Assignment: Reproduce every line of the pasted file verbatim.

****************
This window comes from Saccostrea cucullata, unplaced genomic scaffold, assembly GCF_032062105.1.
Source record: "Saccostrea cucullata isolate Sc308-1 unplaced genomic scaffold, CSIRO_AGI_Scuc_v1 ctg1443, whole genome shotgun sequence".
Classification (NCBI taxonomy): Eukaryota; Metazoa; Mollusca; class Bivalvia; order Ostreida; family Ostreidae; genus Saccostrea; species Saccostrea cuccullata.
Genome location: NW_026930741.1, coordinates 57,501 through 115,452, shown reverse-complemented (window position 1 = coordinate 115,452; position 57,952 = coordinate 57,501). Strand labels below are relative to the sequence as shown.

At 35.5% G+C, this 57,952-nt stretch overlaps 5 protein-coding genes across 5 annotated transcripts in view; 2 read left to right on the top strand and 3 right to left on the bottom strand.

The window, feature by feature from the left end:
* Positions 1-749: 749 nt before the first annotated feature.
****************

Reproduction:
This window comes from Saccostrea cucullata, unplaced genomic scaffold, assembly GCF_032062105.1.
Source record: "Saccostrea cucullata isolate Sc308-1 unplaced genomic scaffold, CSIRO_AGI_Scuc_v1 ctg1443, whole genome shotgun sequence".
Classification (NCBI taxonomy): Eukaryota; Metazoa; Mollusca; class Bivalvia; order Ostreida; family Ostreidae; genus Saccostrea; species Saccostrea cuccullata.
Genome location: NW_026930741.1, coordinates 57,501 through 115,452, shown reverse-complemented (window position 1 = coordinate 115,452; position 57,952 = coordinate 57,501). Strand labels below are relative to the sequence as shown.

At 35.5% G+C, this 57,952-nt stretch overlaps 5 protein-coding genes across 5 annotated transcripts in view; 2 read left to right on the top strand and 3 right to left on the bottom strand.

The window, feature by feature from the left end:
* Positions 1-749: 749 nt before the first annotated feature.